Defending freedom of expression
This is an evident truth in the present context of Bangladesh that the people of this motherland are deprived from basic fundamental human rights including freedom of expression. While the people of this country are taking the curse of politics and scarifying their freedom and human rights, ARTICLE 19 Bangladesh organised a consultation programme on Freedom of expression and National Institutions on December 30 2013 at Shahida Quadir Auditorium Shyamoli, Dhaka.
ARTICLE 19 in South Asia is increasingly engaging with human rights activists and national and international actors to ensure that human rights practices of countries in South Asia are open to public examination and scrutiny and to hold governments accountable for the protection of freedom of expression and information.
Initial calls for effective human rights mechanism in South Asia needs to be further explored with regard to the extent to which such an instrument or body can address challenges to freedom of expression and information in the region, complement the role of National Human Rights Institutions', address cross border issues and enhance civil society engagement on these issues at the sub-regional level.
In this backdrop ARTICLE 19 is trying to identify the issues which hamper the realization of freedom of expression not only in Bangladesh but also in south Asia.
The aforesaid consultation programme focused on freedom of expression issues in Bangladesh and the role of National Human Rights Institutions in the Sub-region particularly the role of National Human Rights Commission Bangladesh. The objective of this consultation is to conduct study on the monitoring mechanisms conducted by National Human Rights Institutions and to portray the actual scenario in this regard.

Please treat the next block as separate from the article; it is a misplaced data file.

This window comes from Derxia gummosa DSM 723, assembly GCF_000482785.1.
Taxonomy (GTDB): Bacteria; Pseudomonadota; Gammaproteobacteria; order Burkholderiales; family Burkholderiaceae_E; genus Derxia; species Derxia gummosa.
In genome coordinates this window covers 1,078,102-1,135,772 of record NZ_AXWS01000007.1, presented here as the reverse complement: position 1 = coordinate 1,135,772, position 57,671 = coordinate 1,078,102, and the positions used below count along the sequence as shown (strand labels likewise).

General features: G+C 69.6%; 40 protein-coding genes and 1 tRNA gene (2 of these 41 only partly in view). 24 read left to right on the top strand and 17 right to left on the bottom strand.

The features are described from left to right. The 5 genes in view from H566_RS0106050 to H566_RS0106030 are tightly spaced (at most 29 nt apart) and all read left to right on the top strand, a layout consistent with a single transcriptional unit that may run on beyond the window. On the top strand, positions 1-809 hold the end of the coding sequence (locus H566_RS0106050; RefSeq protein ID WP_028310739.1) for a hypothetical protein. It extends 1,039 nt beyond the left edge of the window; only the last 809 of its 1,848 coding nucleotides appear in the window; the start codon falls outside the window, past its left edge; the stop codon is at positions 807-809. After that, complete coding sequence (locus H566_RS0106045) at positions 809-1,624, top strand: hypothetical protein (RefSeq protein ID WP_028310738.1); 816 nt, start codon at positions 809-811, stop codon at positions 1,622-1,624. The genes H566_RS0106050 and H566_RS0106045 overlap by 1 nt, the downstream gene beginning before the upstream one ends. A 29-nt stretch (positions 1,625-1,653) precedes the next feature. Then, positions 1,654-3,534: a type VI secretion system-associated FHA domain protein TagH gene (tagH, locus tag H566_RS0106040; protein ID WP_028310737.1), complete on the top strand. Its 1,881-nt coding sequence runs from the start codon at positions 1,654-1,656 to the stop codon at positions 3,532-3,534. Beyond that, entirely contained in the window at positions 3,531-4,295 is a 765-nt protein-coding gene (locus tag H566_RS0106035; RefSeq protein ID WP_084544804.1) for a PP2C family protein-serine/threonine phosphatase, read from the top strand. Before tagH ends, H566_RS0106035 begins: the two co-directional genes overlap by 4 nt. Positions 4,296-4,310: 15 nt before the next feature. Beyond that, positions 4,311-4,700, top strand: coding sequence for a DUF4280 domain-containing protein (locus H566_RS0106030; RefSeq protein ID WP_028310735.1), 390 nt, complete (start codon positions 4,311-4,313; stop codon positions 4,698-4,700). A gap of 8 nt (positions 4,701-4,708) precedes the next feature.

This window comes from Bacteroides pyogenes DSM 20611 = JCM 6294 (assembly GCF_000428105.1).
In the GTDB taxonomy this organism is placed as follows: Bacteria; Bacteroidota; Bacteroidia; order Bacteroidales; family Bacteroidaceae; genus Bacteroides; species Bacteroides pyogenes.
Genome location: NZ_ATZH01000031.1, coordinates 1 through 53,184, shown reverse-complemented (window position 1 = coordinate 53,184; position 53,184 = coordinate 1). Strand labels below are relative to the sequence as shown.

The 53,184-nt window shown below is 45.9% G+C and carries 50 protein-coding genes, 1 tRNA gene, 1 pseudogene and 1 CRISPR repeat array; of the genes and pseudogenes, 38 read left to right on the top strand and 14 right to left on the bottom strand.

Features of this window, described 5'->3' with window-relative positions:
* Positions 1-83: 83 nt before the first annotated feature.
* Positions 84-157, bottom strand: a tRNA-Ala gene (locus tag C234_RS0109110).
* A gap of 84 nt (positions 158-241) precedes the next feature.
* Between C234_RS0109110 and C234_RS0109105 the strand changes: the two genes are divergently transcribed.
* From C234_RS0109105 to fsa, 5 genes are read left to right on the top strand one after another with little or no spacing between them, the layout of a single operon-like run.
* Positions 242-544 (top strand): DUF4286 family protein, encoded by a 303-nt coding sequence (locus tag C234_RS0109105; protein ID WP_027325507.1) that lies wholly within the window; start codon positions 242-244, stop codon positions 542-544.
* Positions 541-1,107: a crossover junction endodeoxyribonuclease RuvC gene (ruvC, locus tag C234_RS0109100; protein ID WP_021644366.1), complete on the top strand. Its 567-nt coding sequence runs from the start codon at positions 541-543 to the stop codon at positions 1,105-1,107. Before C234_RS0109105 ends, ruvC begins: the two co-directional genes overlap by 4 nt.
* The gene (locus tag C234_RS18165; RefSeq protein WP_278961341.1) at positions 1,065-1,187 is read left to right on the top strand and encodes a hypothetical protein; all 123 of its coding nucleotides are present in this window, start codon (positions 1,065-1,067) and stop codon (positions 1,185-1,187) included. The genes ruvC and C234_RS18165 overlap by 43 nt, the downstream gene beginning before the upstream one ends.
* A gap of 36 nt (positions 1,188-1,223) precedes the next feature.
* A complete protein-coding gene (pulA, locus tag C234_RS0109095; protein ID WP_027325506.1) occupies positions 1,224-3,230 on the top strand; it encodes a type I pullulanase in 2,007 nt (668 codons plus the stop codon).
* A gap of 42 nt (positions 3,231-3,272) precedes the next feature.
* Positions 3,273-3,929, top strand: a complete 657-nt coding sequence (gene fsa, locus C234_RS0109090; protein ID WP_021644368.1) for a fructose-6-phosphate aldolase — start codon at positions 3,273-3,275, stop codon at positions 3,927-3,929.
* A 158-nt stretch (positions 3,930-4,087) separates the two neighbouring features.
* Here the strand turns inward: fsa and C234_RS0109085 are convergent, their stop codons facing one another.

Mr Sayeed Ahmed, Country Programme Manager, Forum-Asia stressed on the necessity of vibrant role which needs to be played by NHRC Bangladesh to stimulate human rights movement on the issue of freedom of expression.
He underscored the underlying significance of creating balance between the restrictions attached with freedom of expression and the actual realization of this right.
Mr Jahid Hossain, Expert Monitoring and Investigation at National Human Rights Commission Capacity Development Project said that it is very much unfortunate to describe that despite being a party to the International Covenants, the Government of Bangladesh amended the ICT law which contains provisions curtailing the freedom of expression.
Dr. Mahbubur Rahman, Associate professor of Law University of Dhaka, highlighted the importance of contribution by Non-State Actors to address and mobilize the freedom of expression movement effectively.
Participants from various stakeholders submitted their recommendations to strengthen the movement which includes removal of anti-freedom and anti-human rights elements in the law making process, to take and implement project at grassroots level, to coordinate and engage with the South Asian movement regarding freedom of expression etc.
Tahmina Rahman, Director, ARTICLE 19 Bangladesh and South Asia, said that it is very clear that till now freedom of expression is not being prioritised with the agenda of the National Human Rights Institutions in South Asia.
About the recent political rampage disregarding fundamental rights, Mr Sayeed Ahmed remarked that in this situation we can at least expect from the NHRC Bangladesh to conduct an analysis whether the activities of the wrongdoers are within or beyond limitation imposed by state action which restricts fundamental rights including freedom of assembly and association.
From Law Desk.